Once you sign your lease, the landlord is allowed to raise your rent only in three instances:

  • When you renew your lease, the landlord can raise the rent according to the amount set annually by the Rent Guidelines Board (RGB). Members of the RGB are appointed by the Mayor; their job is to decide how much landlords of stabilized apartments can raise rents when tenants renew their leases.

  • If your landlord receives permission from HCR to charge a Major Capital Improvement (MCI) rent increase he can raise your rent in the middle of your lease term. This is a permanent rent increase charged to tenants in buildings where landlords have made a substantial renovation that benefited the whole building.

  • To make an individual apartment improvement that you authorize. This is also a permanent rent increase.

How are rent increases calculated in rent controlled apartments?

Rent increases for rent controlled tenants currently follow the “maximum base rent” (MBR) system. A maximum base rent is established for each apartment and adjusted every two years to reflect changes in the landlord’s operating costs. Landlords are entitled to raise rents up to 7.5 percent each year until they reach the MBR, but tenants can stop the rent increases if they are not receiving essential services.

Does my landlord have to renew the lease for my stabilized apartment?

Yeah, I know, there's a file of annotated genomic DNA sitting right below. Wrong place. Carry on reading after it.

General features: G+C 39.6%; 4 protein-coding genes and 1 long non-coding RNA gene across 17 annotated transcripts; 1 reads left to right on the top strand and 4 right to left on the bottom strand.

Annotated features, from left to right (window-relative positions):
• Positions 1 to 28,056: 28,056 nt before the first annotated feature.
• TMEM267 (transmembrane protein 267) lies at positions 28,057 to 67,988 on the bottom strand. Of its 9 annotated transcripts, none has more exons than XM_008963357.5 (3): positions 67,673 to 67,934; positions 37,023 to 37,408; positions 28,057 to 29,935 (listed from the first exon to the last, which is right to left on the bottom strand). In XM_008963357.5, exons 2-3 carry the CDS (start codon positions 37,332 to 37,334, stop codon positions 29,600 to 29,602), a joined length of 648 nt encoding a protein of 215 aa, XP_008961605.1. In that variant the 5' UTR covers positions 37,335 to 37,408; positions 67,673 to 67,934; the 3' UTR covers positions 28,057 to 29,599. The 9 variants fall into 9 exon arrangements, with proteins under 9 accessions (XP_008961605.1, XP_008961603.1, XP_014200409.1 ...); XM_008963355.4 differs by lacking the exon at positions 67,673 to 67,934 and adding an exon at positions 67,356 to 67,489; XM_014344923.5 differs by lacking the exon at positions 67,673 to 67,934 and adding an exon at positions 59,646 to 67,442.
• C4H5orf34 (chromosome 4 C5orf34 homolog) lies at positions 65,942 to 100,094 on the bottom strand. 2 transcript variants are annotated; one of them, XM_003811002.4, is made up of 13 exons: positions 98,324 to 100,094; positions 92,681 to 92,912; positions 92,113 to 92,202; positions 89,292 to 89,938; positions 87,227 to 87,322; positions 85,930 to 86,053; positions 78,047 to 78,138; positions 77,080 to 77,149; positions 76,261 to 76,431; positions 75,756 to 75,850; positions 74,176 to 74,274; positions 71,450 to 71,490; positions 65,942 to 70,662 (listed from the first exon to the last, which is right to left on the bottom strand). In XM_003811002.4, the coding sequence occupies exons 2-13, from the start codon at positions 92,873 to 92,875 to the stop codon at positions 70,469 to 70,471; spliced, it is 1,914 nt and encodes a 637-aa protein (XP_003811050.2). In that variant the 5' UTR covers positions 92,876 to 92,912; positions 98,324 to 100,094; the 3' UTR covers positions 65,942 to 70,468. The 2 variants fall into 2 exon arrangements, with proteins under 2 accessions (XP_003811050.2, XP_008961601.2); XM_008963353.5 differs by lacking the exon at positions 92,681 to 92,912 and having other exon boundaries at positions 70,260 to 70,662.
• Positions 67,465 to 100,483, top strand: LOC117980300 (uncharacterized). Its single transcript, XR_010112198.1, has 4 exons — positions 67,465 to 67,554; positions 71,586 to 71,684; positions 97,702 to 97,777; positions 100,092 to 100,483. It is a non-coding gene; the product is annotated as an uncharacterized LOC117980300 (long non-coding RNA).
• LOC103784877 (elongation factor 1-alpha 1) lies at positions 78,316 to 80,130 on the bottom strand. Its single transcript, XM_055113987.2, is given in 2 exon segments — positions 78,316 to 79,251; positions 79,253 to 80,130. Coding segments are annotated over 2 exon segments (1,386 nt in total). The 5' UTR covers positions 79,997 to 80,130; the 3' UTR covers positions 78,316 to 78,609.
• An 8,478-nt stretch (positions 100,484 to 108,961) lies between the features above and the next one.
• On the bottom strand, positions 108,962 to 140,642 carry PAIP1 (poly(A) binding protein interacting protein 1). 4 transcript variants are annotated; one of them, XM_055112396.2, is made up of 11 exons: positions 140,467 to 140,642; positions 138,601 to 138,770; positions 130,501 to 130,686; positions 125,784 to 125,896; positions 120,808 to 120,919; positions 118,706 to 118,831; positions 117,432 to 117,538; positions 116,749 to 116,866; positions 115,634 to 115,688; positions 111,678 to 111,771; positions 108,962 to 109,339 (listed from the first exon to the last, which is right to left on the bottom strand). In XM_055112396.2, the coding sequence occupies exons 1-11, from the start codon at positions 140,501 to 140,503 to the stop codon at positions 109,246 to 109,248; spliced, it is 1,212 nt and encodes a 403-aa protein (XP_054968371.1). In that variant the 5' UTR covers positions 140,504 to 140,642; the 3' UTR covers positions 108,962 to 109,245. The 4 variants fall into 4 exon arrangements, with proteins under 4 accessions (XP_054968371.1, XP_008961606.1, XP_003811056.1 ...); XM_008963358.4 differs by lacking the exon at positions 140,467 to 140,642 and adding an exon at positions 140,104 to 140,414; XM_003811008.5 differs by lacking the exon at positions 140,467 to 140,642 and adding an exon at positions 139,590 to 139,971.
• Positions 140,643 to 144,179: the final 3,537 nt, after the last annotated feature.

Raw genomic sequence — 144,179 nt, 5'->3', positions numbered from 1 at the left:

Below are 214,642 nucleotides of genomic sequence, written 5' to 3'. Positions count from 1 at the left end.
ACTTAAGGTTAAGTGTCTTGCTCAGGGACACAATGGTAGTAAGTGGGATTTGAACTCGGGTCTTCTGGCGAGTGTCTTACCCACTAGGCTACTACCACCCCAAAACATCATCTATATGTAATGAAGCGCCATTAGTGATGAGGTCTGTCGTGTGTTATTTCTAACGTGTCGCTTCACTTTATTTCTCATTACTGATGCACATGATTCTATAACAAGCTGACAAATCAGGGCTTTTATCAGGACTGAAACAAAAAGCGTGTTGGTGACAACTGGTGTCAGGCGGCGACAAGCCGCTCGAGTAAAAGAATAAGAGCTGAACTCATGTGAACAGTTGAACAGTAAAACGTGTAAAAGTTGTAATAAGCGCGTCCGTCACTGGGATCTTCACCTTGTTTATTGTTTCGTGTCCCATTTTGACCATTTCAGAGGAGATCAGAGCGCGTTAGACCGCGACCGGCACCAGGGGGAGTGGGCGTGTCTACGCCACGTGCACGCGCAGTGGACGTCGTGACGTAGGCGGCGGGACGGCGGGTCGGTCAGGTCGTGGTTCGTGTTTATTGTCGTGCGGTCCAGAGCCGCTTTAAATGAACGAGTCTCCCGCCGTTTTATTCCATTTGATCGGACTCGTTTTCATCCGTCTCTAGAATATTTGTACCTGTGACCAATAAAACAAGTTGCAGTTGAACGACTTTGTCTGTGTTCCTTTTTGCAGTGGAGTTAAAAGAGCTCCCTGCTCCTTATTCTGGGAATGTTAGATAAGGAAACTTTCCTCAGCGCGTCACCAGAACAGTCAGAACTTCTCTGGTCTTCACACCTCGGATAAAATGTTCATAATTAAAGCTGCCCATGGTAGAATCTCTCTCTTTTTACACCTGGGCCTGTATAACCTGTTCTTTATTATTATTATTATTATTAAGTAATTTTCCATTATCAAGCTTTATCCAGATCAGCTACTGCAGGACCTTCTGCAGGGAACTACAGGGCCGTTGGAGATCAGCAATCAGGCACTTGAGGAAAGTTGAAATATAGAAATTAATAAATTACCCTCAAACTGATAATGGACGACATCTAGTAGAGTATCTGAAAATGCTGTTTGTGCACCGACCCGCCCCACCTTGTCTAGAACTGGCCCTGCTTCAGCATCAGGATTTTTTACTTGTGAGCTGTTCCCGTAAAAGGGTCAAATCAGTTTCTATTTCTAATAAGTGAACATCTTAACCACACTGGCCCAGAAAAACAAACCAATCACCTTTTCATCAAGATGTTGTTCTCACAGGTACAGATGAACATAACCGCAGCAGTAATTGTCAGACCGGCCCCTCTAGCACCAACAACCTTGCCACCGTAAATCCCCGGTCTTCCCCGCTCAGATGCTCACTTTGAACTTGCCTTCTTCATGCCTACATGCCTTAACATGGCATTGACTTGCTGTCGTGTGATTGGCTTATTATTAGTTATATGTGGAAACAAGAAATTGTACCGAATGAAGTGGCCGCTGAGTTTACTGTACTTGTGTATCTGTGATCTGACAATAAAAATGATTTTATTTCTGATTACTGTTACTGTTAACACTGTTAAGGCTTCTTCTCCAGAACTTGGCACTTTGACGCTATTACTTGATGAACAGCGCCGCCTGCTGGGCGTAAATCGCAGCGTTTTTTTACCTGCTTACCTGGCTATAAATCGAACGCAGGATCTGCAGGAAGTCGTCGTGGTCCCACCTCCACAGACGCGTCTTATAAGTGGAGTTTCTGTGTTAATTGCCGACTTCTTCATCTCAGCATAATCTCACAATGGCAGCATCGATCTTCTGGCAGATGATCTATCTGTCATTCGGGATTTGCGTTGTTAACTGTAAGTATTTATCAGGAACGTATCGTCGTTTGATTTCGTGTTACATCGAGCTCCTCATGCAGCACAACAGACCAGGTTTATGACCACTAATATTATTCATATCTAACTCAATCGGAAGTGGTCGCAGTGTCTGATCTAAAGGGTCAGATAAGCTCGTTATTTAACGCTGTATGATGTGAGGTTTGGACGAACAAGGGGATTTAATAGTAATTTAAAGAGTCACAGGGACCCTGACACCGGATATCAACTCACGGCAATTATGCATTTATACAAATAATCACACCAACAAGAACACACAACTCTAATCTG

Landlords must offer renewal leases three to five months before your lease expires. If you don’t receive a lease renewal in this period, send a certified letter to the landlord requesting it.  If you don’t receive your lease soon after this, file a complaint with DHCR.

How are apartments removed from rent regulation?

When a stabilized tenant moves out of his or her apartment and the legal regulated rent reaches $2,500, the apartment can be removed from regulation. The landlord can then rent this apartment for whatever amount he or she wants. The new tenant will not have the right to renew the lease or have protection from future rent increases. This mechanism for deregulating apartments is called vacancy deregulation.

Another type of decontrol is high rent high income deregulation. If the legal regulated rent reaches $2,500 and the current tenant’s household income exceeds $200,000 for two consecutive years, the apartment can be removed from regulation. In order to deregulate apartments in this way, landlords must ask tenants to complete an Income Certification Form.

Since the rent of deregulated apartments can be raised to market levels, landlords often take advantage of loopholes to get their apartments out of regulation. This means less affordable housing for average New Yorkers. 

Contact HCR

Main helpline: 1-866-ASK-DHCR
All rent information: 718-739-6400 / RentInfo@nysdhcr.gov / www.dhcr.state.ny.us

Bronx Office: One Fordham Plaza, 2nd Fl., Bronx, NY 10458  Ph: 718-563-5678
Brooklyn Office: 55 Hanson Pl., Rm. 702, Brooklyn, NY 11217  Ph: 718-722-4778
Upper Manhattan Office (North of 110th):  163 West 125th Street, 5th Floor, New York, NY 10027  Ph: 212-961-8930
Lower Manhattan Office (South of 110th): 25 Beaver Street, 5th Floor, New York, NY 10004  Ph: 212-480-6238
Queens Office: Gertz Plaza, 92-31 Union Hall St., Jamaica, NY 11433  Ph: 718-739-6400

Take Action! Organize for Affordable Housing!

Tenants across the state are fighting for their rights.
Contact Tenants & Neighbors to learn how to get involved. 
236 West 27th Street, 4th Floor, New York, NY 10001-5906

No comments:

Post a Comment